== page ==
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From: Rivers-Moore, Daniel <daniel.rivers-moore@rivcom.com>
Date: Wed, 11 Jun 1997 18:04:10 +0100
Message-ID: <317CDDD87D9CD011958100609712EB6B050B50@FLPS-NTSERVER1>
To: "XML Working Group (E-mail)" <w3c-sgml-wg@w3.org>
Andrew Layman wrote:
	I disagree with the recent suggestions to add BEHAVIOR
attributes or
	processing instructions to data. (And the fact that XML-LINK
mixes these
	two reflects insufficient layering in the XML-LINK spec.)

Is the bit between parentheses part of what Andrew _disagrees_ with, or
is it a statement he is making to underline his disagreement with the
idea of  BEHAVIOR attributes for data elements?

It might help if we separate out some of the issues which have been

1)	I argued in an earlier posting ("Structure and Behaviour -
Formatting and Behaviour") that behavioural attributes (ACTUATE and
SHOW) should be removed from XML-LINK. What they specify should not be
tied to the element, but should be specified in a stylesheet. No-one has
so far argued against this on this list, as far as I am aware.

2)	I also argued that stylesheets should be able to provide
information as to how the data should be processed and/or presented,
including aspects of processing and behaviour which go beyond just the
formatting of a two-dimensional display. In other words, there is no
logical difference between "formatting" and "behaviour". A stylesheet
syntax should be rich enough to specify whatever kind of formatting
and/or behaviour is needed, depending on the nature and purpose of the
application which uses it. Here too, I am not aware of anyone having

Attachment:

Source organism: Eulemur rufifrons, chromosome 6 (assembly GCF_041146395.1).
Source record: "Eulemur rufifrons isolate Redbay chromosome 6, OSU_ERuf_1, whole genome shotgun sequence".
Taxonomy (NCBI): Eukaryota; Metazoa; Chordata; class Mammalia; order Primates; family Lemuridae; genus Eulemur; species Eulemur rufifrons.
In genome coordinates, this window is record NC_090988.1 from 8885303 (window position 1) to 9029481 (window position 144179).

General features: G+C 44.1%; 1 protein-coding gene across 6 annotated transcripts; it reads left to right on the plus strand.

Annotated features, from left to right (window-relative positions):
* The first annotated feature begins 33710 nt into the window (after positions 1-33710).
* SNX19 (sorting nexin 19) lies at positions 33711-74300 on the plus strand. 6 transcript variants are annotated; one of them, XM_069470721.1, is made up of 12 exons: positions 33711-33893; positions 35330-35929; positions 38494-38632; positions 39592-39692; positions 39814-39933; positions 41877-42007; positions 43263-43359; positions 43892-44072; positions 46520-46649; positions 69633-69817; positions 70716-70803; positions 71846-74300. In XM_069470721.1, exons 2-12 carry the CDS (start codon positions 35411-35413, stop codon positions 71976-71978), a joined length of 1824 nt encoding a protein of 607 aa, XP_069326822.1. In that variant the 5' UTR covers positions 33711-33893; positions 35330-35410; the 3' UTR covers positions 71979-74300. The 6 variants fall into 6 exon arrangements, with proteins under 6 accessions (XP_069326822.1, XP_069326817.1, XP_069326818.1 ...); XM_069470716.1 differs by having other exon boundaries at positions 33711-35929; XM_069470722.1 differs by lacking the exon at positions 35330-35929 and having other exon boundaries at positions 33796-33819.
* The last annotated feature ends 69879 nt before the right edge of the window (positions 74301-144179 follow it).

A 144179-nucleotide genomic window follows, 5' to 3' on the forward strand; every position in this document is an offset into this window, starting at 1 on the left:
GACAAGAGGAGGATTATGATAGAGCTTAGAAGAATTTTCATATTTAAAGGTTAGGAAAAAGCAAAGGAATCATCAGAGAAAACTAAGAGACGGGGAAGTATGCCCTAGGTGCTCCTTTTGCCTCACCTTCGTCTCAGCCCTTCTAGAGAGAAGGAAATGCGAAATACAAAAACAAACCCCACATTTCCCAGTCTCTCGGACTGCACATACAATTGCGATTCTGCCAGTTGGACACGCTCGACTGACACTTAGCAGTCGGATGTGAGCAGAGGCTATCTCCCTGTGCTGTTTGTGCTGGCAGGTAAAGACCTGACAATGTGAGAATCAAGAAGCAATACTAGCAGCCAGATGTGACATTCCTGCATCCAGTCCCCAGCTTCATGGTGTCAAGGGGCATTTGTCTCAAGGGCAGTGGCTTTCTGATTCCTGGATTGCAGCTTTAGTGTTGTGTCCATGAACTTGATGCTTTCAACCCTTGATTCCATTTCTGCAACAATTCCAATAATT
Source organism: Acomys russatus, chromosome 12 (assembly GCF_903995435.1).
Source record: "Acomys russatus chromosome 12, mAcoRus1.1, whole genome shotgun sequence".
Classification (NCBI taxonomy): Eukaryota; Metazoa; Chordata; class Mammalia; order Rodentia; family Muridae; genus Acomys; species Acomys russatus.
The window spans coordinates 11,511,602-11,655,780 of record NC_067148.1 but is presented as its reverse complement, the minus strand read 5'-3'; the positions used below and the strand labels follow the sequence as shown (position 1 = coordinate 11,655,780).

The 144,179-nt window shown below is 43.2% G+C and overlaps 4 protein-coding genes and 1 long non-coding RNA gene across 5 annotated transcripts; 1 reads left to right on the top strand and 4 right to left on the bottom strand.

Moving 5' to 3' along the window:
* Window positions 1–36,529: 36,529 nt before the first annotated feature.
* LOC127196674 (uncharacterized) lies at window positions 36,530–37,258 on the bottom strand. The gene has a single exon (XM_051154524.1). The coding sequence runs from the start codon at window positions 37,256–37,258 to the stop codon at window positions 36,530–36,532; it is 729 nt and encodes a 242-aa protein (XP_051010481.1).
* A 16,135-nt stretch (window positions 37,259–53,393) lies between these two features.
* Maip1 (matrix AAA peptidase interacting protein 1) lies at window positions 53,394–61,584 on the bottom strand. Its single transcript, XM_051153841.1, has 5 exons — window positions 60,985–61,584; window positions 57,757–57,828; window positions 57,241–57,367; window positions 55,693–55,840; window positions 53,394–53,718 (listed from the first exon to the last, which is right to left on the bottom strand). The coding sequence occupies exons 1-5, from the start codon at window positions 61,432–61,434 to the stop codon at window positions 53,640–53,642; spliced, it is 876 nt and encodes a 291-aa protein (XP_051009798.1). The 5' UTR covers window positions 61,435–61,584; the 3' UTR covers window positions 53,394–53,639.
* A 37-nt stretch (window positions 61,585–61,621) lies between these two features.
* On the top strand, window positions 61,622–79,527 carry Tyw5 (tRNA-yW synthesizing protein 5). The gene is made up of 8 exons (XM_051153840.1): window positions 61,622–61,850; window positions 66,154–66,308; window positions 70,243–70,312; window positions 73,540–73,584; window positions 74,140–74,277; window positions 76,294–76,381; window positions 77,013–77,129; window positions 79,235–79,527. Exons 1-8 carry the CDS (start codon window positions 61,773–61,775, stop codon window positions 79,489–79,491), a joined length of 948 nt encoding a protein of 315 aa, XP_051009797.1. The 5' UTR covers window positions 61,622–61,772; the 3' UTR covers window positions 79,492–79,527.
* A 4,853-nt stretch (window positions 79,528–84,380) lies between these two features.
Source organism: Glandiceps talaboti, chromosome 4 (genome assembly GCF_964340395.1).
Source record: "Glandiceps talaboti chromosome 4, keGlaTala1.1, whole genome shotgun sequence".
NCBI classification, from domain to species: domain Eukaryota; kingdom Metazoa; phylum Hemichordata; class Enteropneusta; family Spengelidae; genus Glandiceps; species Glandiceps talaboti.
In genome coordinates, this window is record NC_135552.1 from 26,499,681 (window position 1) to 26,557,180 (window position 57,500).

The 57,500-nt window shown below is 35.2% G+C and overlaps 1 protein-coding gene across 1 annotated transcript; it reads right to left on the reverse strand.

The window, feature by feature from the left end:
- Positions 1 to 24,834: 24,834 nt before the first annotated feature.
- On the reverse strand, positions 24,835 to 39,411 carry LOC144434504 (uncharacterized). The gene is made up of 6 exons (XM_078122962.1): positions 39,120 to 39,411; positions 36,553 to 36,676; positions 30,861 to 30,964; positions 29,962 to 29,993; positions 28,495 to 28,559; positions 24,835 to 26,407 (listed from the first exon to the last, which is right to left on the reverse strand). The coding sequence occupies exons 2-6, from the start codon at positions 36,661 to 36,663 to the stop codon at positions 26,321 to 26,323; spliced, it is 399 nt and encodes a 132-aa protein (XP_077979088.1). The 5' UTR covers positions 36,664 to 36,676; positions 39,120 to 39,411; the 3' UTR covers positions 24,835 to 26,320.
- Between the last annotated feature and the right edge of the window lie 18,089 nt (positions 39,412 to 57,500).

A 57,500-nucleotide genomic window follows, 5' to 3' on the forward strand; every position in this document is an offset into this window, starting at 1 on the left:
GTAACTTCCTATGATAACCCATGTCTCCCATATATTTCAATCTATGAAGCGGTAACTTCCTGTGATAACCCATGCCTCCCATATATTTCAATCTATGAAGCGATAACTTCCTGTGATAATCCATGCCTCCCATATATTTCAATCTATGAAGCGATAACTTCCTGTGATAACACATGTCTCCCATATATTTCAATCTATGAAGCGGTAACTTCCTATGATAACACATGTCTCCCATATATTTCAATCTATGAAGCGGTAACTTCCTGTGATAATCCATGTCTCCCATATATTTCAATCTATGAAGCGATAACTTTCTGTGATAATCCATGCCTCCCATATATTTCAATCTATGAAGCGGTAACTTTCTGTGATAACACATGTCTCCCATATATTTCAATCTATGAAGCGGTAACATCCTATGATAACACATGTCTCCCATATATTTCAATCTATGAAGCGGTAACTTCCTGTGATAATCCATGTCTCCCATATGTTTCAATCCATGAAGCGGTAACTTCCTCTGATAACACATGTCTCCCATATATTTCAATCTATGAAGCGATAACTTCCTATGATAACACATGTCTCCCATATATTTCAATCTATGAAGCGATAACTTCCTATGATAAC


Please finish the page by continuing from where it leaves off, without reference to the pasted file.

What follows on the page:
objected to this point of view.

3)	Martin Bryan suggested that a BEHAVIOR attribute should be
available on XML elements (link elements or not) to point to a local
processor, but with a mechanism for indirection. This attribute could be
used to specify which stylesheet should be applied to a given element.
Presumably this would allow different stylesheets to be applied
different elements (even elements of the same type) within the same
document. This raises some interesting issues, such as: "Can the user
override the stylesheet specified in the BEHAVIOR attribute?", "Can
meta-data within the document (syntax yet to be decided) be used to
specify a stylesheet to be applied to the whole document?", "If one
stylesheet is specified for the document as a whole, another for a
particular element, and a third chosen by the user for a specific
purpose on a specific occasion, which overrides which?" Are the
complexities of this kind of scenario such as to argue against the use
of BEHAVIOR attributes on individual elements? 

There has been some interesting discussion on the possible overlap
between issues of semantics, behaviour, namespaces and notations. This
is all important and useful. I'm looking forward to seeing how the
discussion plays out.

Andrew's comment above brings us back to the vital issue of indirection
(layering). Let us not forget that the separation of formatting from
content is arguably one of SGML's greatest achievements. Unfortunately,
SGML in 1986 did not provide a standard way of doing formatting - yet
formatting has to be done. In the absence of a formatting syntax in SGML
(before the arrival of DSSSL) people were naturally tempted to use the
DTD to specify formatting. Hence the CALS table model, for example.
Hence HTML, which uses primarily format-oriented tags. 

Let us not fall back into the same trap by having attributes in XML-LINK
which suggest that behaviour (presentation) is an attribute of the link
itself. Let us get rid of ACUATE and SHOW, and if we do add a BEHAVIOR
attribute, let us make the indirection mechanism very very clear.

	-----Original Message-----
	From:	Andrew Layman [SMTP:andrewl@microsoft.com]
	Sent:	Tuesday, June 10, 1997 4:41 PM
	To:	XML Working Group (E-mail)
	Subject:	!BEHAVIOR

	--Andrew Layman
Received on Wednesday, 11 June 1997 13:03:22 UTC

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